After many years of blogging, and consistent with my desire to move toward retirement, we have ended the Insights blog. Thanks to Doug Bedell for his years of blog support.

‘Yammer’ Needs Managerial Allies

Posted on February 18, 2011
Filed Under Business, Technology | Leave a Comment

We can well remember work days when our colleagues spent much of their time critiquing the effectiveness of departments they didn’t visit regularly, if at all. Gossip can have grim results. Better to bring it all to light and move things along, but how?

Well, we just heard about Yammer, and it looks terrific for the purpose of internal communication. Haven’t experienced it directly, but the concept sounds great.

Yammer is a free (at the initial level) internal social network for improving corporate communication. Only an organization’s members can access it. And as the promo puts it, “Although Yammer is as easy to use as consumer products like Facebook or Twitter, its enterprise-grade software is built from the ground up to drive business objectives.”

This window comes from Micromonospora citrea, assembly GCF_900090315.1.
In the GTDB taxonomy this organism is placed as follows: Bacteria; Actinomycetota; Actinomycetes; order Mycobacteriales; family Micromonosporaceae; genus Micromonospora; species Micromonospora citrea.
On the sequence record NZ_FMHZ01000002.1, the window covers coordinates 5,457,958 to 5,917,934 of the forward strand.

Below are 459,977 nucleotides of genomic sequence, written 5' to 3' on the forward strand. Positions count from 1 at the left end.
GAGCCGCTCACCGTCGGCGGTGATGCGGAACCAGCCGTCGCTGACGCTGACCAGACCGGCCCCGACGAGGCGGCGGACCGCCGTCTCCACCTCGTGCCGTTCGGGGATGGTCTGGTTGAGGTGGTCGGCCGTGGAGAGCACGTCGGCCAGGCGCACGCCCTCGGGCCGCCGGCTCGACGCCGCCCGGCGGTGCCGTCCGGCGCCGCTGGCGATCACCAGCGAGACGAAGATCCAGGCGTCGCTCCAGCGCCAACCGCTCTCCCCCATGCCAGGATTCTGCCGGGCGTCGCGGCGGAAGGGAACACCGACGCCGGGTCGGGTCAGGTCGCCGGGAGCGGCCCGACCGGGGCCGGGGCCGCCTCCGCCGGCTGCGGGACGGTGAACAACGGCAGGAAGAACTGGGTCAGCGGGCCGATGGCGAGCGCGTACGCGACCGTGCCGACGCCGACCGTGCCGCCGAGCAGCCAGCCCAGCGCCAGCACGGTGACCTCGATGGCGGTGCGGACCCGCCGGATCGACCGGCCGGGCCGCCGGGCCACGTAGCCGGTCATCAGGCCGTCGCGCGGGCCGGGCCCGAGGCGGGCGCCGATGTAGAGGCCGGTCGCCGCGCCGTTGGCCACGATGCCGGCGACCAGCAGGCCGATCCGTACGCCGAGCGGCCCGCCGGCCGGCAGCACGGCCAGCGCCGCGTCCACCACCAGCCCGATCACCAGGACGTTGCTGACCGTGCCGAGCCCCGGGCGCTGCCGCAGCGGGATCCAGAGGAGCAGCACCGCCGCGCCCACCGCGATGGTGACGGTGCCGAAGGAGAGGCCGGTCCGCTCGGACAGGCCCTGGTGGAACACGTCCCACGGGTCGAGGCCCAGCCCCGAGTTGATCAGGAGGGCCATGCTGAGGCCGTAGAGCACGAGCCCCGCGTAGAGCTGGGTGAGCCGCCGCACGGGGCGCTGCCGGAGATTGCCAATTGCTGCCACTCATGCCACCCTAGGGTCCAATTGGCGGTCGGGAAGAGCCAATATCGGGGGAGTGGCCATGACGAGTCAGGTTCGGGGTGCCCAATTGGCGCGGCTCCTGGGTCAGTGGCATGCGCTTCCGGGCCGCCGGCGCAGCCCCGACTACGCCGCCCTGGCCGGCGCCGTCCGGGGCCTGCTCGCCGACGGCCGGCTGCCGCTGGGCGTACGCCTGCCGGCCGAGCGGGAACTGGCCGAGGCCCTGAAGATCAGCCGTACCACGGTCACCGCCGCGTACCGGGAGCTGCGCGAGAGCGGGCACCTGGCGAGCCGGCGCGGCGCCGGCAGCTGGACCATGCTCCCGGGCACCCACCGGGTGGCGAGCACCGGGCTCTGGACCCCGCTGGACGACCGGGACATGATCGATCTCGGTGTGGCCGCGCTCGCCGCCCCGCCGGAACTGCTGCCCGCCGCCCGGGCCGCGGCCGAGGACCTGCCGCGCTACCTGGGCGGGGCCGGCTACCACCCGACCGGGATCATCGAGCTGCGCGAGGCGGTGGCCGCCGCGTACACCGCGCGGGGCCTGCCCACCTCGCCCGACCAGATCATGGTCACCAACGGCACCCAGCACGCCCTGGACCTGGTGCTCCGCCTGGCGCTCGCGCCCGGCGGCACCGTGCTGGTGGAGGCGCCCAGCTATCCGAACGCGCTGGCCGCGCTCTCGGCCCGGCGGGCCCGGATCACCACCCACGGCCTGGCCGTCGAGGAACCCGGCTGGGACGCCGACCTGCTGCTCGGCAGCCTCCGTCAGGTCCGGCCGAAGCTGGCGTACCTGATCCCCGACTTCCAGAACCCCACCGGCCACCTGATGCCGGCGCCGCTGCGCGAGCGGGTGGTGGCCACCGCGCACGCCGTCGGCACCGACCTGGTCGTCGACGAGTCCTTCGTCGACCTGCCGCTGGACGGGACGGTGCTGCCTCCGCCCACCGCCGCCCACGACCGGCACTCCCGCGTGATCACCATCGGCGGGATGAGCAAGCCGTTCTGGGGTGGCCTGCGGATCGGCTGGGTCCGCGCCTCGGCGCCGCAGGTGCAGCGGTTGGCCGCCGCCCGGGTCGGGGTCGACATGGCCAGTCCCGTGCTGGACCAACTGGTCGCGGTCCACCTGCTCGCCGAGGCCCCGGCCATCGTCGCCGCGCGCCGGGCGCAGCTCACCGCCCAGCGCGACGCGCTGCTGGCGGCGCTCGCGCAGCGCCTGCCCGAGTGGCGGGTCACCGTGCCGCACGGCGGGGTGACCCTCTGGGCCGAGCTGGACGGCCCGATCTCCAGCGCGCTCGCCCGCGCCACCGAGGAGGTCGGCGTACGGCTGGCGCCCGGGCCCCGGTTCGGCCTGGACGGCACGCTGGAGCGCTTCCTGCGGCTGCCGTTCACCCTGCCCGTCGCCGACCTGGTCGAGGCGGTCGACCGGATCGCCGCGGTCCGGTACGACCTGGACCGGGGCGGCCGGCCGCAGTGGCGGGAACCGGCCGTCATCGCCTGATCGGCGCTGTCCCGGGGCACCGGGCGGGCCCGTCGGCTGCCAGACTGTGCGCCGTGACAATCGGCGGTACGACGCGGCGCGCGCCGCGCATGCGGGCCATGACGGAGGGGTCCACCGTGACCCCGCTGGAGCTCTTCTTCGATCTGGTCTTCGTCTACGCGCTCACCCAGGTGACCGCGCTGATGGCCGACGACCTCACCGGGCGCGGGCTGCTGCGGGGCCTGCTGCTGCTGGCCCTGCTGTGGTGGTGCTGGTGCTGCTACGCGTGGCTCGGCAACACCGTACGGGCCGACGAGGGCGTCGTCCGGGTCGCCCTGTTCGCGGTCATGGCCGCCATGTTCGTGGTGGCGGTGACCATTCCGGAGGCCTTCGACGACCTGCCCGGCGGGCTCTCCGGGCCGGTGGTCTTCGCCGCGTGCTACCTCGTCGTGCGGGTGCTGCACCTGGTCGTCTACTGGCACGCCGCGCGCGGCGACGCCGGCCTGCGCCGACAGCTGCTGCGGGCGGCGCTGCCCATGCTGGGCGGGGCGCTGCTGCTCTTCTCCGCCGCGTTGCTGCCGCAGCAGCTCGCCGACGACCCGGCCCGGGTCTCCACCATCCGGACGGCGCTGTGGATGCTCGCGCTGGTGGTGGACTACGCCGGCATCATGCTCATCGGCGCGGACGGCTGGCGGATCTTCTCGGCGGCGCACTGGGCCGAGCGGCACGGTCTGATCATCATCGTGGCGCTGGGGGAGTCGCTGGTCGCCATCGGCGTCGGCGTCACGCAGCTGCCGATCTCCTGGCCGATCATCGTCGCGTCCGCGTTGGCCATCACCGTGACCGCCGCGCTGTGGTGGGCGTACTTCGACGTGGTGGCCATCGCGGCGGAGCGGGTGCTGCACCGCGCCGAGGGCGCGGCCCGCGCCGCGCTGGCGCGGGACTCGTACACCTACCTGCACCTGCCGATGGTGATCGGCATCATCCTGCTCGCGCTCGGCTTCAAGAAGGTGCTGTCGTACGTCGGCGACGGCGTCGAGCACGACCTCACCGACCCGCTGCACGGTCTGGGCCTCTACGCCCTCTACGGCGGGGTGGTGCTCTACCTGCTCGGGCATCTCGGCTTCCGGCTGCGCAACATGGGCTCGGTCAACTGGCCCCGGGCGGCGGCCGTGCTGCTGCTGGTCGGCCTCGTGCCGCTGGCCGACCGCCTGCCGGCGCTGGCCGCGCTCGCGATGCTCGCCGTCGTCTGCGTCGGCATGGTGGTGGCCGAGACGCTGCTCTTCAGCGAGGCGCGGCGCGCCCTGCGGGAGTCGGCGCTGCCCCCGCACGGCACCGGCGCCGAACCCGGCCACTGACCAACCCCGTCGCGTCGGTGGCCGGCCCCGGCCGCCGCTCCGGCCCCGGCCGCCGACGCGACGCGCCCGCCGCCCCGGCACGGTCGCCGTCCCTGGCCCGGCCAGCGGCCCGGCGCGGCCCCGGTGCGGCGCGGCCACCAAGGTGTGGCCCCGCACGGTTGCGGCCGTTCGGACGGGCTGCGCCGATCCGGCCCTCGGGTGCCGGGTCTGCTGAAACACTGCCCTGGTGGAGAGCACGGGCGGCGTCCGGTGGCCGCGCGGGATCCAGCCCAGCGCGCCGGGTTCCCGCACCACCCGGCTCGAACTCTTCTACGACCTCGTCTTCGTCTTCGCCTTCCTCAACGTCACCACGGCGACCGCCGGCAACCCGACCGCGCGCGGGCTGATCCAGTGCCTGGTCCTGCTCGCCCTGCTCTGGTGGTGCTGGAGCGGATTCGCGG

Employees, at whatever level, apparently can create groups and communities, build a knowledge base, have direct messaging and blogging and post profiles. Yet all these capabilities won’t, by themselves, assure effective corporate communication. Without appropriate guidance and responsiveness, they could wither. Someone has to be prompted by the resulting conversation. But why would an organization install Yammer if it didn’t intend to take the chatter seriously? Well, have you ever seen corporate enthusiasms go awry? The culture will likely have to change.

Yammer seems to be more than we’ve had before to replace workplace gossip with productive conversations. We know from television news, if nowhere else, that social media galvanizes attention that can produce change. IT-based intentions, however, might not always equate with timely, responsive results. Top managers need to engage with a Yammer-driven sharing process. Users of Yammer (or any other communication system) have to see responsive changes occurring.

Willingness to listen and act accordingly may not come readily to some managers. Defensiveness isn’t ever likely to be cast fully aside. Listening can be hard and challenging. “I’m not paid enough for this,” may be the feeling of some managers.

So we’re really talking about Yammer being not just impressive communication software, but serving as an effective prompt for corporate culture change. And we know how daunting change can be, at least without promising new software, and certainly without a probable culture shift. So Yammer’s introduction needs effective steering. –Doug Bedell


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